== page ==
Sometimes people mix up different types of taxes due to complexities of various state laws. State sales tax and use tax, for example, are two different types of state taxes, but are similar. While a sales tax is placed on various consumer goods and services, the use tax is applied to tangible personal property that is used in the state, but not subjected to a sales tax.
How Sales and Use Taxes as Similar
Essentially, a sales and use tax both serve the same function: to collect money for the state. Both taxes vary from state to state. A use tax applies to purchases in which no sales tax is levied, such as when you buy a product from a vendor licensed to a state with no sales tax. States impose use taxes to discourage their residents from buying outside the state. Many times but not always, the use tax is the same rate as the sales tax that was avoided. Use taxes are applied to purchases on tangible property that is used, consumed or stored within the resident's state, often when the transaction is made in another state.
Differences Between Sales and Use Taxes
The biggest differences between sales tax and use tax is that sales taxes are collected by sellers and paid to the state on behalf of the consumer. A use tax, however, must be assessed and filed by the consumer or business on their state return. Many states include spaces on tax forms for taxpayers to calculate their use tax. While sales tax is listed on receipts when consumers make purchases, use tax is not so obvious. Several states are now members of the Streamlined Sales Tax Project (SSTP), which registers vendors who deal in interstate trade and helps states collect use taxes. Direct pay permits are issued by the state to manufacturers.
Use Tax Exemptions
The following use tax exemptions may apply to some states but not others. A reseller is not considered the end user of a product, which is why resellers are usually exempt.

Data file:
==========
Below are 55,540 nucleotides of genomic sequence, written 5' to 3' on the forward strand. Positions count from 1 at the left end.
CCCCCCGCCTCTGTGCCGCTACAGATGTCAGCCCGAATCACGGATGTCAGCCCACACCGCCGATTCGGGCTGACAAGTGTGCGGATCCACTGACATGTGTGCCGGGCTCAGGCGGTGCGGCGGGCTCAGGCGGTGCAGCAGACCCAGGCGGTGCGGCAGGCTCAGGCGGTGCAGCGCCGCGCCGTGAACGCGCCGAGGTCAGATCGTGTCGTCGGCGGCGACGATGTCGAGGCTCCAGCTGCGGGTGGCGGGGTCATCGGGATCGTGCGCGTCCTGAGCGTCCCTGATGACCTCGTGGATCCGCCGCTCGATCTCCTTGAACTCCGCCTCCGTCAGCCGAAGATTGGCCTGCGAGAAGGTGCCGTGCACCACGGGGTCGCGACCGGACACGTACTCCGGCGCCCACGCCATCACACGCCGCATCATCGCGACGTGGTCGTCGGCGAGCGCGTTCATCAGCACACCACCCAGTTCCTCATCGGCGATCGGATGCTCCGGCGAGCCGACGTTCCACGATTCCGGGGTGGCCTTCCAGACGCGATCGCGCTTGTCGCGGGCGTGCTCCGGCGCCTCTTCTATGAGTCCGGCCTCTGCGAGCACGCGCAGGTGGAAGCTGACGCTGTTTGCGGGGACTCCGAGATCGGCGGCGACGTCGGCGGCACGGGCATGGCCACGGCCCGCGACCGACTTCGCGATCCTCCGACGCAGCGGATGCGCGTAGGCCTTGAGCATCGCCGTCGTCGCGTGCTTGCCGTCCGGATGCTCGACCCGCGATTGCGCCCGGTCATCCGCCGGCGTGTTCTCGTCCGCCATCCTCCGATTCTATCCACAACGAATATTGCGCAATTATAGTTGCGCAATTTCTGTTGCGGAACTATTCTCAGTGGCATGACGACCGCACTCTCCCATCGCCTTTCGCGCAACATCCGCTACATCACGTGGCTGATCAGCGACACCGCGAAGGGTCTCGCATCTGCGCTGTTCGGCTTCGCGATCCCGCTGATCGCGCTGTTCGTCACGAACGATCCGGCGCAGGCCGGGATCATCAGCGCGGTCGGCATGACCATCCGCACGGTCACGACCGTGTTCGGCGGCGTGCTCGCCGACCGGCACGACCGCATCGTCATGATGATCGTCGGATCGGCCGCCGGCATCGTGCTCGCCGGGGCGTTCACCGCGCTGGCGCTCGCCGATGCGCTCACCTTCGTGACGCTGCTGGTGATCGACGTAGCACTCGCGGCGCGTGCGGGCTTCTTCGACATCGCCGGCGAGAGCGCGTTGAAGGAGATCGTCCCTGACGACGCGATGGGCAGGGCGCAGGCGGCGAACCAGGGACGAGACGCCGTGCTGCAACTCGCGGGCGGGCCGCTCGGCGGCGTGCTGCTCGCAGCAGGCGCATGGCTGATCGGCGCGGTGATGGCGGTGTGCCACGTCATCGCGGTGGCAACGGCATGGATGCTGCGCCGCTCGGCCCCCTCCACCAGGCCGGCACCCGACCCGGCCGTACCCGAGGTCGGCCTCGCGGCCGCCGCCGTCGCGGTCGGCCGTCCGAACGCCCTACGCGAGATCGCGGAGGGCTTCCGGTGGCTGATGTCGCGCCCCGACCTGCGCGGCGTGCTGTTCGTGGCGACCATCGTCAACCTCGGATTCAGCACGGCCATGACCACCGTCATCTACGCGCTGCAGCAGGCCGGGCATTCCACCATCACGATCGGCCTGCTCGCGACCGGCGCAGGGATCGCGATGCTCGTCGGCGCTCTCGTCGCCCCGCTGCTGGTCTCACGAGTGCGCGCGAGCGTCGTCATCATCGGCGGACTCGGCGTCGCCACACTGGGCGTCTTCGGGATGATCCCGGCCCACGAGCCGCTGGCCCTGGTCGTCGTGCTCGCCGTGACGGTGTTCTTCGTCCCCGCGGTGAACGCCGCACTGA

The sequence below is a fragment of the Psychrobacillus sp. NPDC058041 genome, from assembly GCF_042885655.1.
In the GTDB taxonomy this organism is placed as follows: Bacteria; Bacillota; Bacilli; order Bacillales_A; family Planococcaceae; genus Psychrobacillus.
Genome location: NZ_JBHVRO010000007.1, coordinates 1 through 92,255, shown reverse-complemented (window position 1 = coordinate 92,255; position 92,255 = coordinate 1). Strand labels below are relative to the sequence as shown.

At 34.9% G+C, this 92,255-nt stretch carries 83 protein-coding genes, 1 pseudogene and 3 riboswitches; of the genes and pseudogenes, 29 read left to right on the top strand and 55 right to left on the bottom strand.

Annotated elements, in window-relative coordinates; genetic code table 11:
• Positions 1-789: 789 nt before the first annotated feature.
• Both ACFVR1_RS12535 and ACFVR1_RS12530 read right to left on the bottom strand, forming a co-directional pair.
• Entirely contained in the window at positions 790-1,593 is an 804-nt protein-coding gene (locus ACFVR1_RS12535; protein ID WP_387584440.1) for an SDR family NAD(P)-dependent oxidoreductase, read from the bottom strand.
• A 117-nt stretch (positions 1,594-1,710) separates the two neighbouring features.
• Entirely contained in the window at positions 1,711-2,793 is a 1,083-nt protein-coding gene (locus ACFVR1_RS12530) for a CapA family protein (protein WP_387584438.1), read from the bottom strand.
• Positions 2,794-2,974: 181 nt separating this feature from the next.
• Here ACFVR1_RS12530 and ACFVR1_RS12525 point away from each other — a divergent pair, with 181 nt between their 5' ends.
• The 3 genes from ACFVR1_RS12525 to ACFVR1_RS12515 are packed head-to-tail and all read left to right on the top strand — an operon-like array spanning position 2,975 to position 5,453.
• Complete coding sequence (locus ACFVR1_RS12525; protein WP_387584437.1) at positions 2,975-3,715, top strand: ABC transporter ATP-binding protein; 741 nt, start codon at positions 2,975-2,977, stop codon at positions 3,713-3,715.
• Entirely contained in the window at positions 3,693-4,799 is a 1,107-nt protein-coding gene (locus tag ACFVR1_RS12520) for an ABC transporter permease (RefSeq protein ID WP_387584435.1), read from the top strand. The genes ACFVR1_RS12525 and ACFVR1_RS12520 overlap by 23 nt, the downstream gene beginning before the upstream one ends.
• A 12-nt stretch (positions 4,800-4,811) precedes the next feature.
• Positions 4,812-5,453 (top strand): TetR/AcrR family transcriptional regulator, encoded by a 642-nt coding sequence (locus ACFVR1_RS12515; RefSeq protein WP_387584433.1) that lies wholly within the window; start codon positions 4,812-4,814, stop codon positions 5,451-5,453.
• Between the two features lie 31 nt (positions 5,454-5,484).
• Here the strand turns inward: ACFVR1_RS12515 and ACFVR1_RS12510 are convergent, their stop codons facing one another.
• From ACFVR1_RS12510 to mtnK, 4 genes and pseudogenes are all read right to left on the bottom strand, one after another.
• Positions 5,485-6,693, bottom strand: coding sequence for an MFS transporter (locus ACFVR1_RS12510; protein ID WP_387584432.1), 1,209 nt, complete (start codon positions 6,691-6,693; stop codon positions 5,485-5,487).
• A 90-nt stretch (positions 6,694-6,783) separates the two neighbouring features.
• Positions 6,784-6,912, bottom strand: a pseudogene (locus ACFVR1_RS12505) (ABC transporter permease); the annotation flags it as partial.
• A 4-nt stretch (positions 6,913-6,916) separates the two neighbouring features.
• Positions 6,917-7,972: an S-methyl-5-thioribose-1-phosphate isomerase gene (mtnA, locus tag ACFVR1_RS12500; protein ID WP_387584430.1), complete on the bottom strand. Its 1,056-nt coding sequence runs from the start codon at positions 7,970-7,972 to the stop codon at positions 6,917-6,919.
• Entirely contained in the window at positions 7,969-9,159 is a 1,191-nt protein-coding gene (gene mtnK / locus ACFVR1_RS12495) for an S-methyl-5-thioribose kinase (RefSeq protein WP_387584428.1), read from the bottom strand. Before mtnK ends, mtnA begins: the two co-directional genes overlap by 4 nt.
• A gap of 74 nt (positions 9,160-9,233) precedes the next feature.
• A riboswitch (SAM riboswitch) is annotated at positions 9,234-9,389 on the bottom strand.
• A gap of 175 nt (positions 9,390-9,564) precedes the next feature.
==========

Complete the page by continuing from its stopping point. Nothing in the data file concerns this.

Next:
- products purchased with the intent of reselling and not consuming
- manufacturers of tangible personal property for sale at retail
- sale of agricultural property used for farming
- government spending
- purchases made by 501 (c) nonprofit organizations
- construction contacts or capital improvements
- aircraft parts and labor
It all comes down to the state that applies a use tax on how the transaction will be handled. In some states, such as Oklahoma, counties and cities issue their own sales and use taxes, which vary throughout the state. While the state's sales tax is 4.5%, certain jurisdictions within the state range from 3 to 4% for use taxes. To complicate matters further, some states allow deductions for taxes paid on products to other states. In some states food or prescription drugs are exempt from use taxes.
People who should be concerned about use taxes are those who purchase items in states with no sales taxes and use those products in states that do charge sales taxes. Businesses that take items from inventory for personal use instead of a sale may have to pay a use tax. Additionally, consumers who order products from online catalogues in which the seller is based in another state, may have to pay a use tax.
When sales taxes were first adopted by states during the Great Depression, use taxes did not yet exist, but came later after consumers began taking advantage of making big purchases in the no sales tax states of Montana, Alaska, Oregon, Delaware and New Hampshire. If an online retailer such as Amazon does not have an office in your state, it does not necessarily have to charge a sales tax, although states such as California and New York require such tax on online purchases. Some states such as Colorado and Ohio do not require this tax for online purchases.
Although Montana does not collect sales taxes, it does levy use taxes on certain items meant for use in the state in jurisdictions where lesser or no tax was collected for the transaction. It's possible to see a use tax in the state on vehicle rentals, lodging and other aspects of tourism.
Sales and use taxes can be confusing, especially to people who have never heard of use taxes. For the most part, a use tax is designed to cover the same amount of tax that is avoided in states that don't issue taxes on consumer purchases. The best way to simplify the concept is that use taxes replace sales taxes when applicable. Contact your local registered agent to learn more about how you can save money on purchases and whether or not use taxes apply.